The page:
Why focusing on short-term returns when investing could jeopardise your wealth
An article in the Financial Times makes for interesting reading, as it reveals that two-thirds of UK investors are prioritising short-term returns. The article features research that was carried out by Schroders, which also found that UK investors anticipated annual returns of 11.26% over the next five years.
With UK investors looking for higher levels of growth, it’s perhaps not surprising that researchers also found that 75% of British investors felt forced to take more risk than they would like. If you’re one of them, you may not realise that focusing on short-term returns and taking greater levels of risk could significantly increase your chances of financial losses.
Read on to discover why this is, and how a financial planner could help you expose your money to greater growth potential at a level of risk you’re happy with.
Greater returns mean increased risk
Growth potential typically comes from the “higher-risk assets” that are contained within an investment, such as stocks and shares, otherwise known as “equities”. If you want to increase your investment’s growth potential, it’s likely that you will need a greater proportion of these higher-risk assets within it.
While this may sound easy enough, there is a catch. Higher-risk assets also expose your money to greater potential for losses. This could happen, for example, if the markets take a downturn, as they did during much of 2022.
If you want to reduce the risk of potential losses, you would typically do this by having a larger proportion of “lower risk” assets in your investment, such as bonds – also known as “gilts” – cash and even commercial property.
The catch with these assets is that they usually reduce your money’s exposure to growth potential. To demonstrate this, you may want to consider the following illustration from the 2019 Barclays Gilt Study, which followed the nominal performance of £100 invested in bonds or equities between 1899 and 2019.
Source: 2019 Barclays Gilt Study
As you can see, despite downturns along the way, equities provided stronger long-term growth than gilts. Please remember that past performance is no guarantee of future performance.
Working with a financial planner could help you understand whether taking a higher level of risk is right for you, and the levels of returns you should realistically expect. A planner could also create an investment strategy that helps you achieve your financial goals without exposing your money to a level of risk that you’re uncomfortable with.
It’s time in the market, not “timing” the market that counts
Research suggests that the longer you invest your money for, the less likely you are to lose money. This is backed up by a study carried out by Nutmeg, which revealed that holding an investment for 13 years or more reduces the probability of loss to almost zero.
One reason for this is that if you are investing for the long-term, you’re more likely to ride out any short-term downturns in the stock market and wait for your investment to recover.
If you invest for a shorter period and then need to sell your investments when the stock market suffers a downturn, you could end up making significant losses. Furthermore, it will deprive your money of the opportunity to recover.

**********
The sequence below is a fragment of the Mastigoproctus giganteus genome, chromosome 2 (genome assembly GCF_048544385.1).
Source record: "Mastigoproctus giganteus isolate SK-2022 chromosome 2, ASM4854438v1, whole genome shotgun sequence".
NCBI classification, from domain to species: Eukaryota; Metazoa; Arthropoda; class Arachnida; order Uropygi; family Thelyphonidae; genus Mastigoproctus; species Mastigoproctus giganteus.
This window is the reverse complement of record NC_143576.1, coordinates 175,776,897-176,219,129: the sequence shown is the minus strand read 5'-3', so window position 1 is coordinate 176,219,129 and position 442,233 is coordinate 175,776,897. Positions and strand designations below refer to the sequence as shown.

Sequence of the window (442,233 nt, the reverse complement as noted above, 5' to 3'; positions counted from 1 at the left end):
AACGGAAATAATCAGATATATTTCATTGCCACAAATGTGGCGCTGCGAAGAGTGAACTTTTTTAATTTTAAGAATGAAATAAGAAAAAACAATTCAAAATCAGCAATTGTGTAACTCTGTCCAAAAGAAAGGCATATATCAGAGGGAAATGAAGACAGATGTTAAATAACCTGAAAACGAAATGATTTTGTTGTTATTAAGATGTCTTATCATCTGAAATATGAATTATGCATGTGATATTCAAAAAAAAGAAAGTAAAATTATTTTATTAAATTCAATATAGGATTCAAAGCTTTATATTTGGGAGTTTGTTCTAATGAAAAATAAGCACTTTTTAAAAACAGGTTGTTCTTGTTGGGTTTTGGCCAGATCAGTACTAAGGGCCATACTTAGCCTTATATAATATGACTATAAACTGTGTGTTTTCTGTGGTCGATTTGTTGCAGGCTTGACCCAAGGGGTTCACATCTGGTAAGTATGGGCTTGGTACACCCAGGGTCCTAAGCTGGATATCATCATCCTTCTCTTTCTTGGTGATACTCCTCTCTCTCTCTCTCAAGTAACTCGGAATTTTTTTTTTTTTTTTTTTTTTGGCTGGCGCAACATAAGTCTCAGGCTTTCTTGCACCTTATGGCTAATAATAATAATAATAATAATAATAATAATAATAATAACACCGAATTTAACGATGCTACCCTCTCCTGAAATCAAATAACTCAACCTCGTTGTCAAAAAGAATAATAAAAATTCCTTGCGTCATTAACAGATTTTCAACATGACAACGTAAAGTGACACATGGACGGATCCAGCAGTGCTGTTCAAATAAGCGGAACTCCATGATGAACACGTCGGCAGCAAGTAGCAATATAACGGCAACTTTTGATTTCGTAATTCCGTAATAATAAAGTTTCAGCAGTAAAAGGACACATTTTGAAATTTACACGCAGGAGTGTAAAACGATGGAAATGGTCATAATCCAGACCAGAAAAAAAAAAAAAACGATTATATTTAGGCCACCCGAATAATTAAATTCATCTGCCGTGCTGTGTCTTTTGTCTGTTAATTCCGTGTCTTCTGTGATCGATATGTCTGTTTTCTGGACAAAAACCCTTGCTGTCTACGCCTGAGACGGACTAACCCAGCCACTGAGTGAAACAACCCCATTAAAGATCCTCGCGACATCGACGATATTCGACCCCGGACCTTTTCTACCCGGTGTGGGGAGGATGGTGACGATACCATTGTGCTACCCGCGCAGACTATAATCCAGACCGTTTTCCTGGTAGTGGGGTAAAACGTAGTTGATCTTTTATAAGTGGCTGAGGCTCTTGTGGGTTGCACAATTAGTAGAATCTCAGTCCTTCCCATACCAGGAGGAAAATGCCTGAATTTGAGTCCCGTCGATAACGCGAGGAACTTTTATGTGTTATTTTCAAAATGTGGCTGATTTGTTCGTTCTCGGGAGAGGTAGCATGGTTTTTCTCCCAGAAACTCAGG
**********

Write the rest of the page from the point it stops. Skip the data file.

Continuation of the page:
To demonstrate this, you might want to consider the following table, which shows the annual return of some of the major stock indices between 2011 and 2021.
Source: JP Morgan, FTSE, MSCI, Refinitiv Datastream, Standard & Poor’s, TOPIX, J.P. Morgan Asset Management. All indices are total return in local currency, except for MSCI Asia ex-Japan and MSCI EM, which are in US dollars. Past performance is not a reliable indicator of current and future results. Data as of 31 January 2022.
As you can see, while stock markets tended to produce positive annual returns, there were one or two downturns along the way. For example, if you were invested in the MSCI Europe (ex-UK) or FTSE All Share in 2018, your investments would have fallen in value.
If you decided to sell your investments you would have locked in any losses your money made, and deprived it of any future growth potential when the market bounced back. This is why investing should always be seen as a long-term venture, and never entered into lightly.
Get in touch
More often than not, taking a long-term approach to investing will be the better strategy. So too is working with a financial planner, as they will help you understand the stock market, how best to maximise your money’s growth potential, and the level of risk you should be exposing your cash to.
This could help you sidestep short-term losses and provide peace of mind that you’re on track to meet your long-term financial goals. If you’re considering investing and would like to discuss the right strategy for you, please contact us on firstname.lastname@example.org or call 01234 713131.
This blog is for general information only and does not constitute advice. It should not be seen as a substitute for financial advice as everyone’s situation is different.
Please do not act based on anything you might read in this article. All contents are based on our understanding of HMRC legislation, which is subject to change.
The value of your investments (and any income from them) can go down as well as up and you may not get back the full amount you invested. Past performance is not a reliable indicator of future performance. Investments should be considered over the longer term and should fit in with your overall attitude to risk and financial circumstances.